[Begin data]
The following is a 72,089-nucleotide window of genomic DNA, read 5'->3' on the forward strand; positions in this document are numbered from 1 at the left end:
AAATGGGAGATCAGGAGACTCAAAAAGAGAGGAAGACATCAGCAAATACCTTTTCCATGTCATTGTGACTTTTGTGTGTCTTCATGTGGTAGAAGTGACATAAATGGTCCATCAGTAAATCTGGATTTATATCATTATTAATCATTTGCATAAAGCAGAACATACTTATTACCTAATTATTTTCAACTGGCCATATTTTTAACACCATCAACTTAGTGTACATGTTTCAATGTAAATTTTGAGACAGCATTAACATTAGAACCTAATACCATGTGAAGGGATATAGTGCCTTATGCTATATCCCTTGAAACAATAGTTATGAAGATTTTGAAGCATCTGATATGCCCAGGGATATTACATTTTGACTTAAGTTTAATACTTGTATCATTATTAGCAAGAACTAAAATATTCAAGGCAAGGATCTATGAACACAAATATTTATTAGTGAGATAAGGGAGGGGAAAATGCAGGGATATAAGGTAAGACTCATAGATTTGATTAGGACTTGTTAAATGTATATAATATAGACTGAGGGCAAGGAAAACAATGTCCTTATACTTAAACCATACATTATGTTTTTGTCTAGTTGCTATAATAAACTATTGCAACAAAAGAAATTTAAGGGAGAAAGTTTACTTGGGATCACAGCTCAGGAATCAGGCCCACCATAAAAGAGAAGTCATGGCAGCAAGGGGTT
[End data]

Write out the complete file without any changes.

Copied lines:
The following is a 72,089-nucleotide window of genomic DNA, read 5'->3' on the forward strand; positions in this document are numbered from 1 at the left end:
AAATGGGAGATCAGGAGACTCAAAAAGAGAGGAAGACATCAGCAAATACCTTTTCCATGTCATTGTGACTTTTGTGTGTCTTCATGTGGTAGAAGTGACATAAATGGTCCATCAGTAAATCTGGATTTATATCATTATTAATCATTTGCATAAAGCAGAACATACTTATTACCTAATTATTTTCAACTGGCCATATTTTTAACACCATCAACTTAGTGTACATGTTTCAATGTAAATTTTGAGACAGCATTAACATTAGAACCTAATACCATGTGAAGGGATATAGTGCCTTATGCTATATCCCTTGAAACAATAGTTATGAAGATTTTGAAGCATCTGATATGCCCAGGGATATTACATTTTGACTTAAGTTTAATACTTGTATCATTATTAGCAAGAACTAAAATATTCAAGGCAAGGATCTATGAACACAAATATTTATTAGTGAGATAAGGGAGGGGAAAATGCAGGGATATAAGGTAAGACTCATAGATTTGATTAGGACTTGTTAAATGTATATAATATAGACTGAGGGCAAGGAAAACAATGTCCTTATACTTAAACCATACATTATGTTTTTGTCTAGTTGCTATAATAAACTATTGCAACAAAAGAAATTTAAGGGAGAAAGTTTACTTGGGATCACAGCTCAGGAATCAGGCCCACCATAAAAGAGAAGTCATGGCAGCAAGGGGTT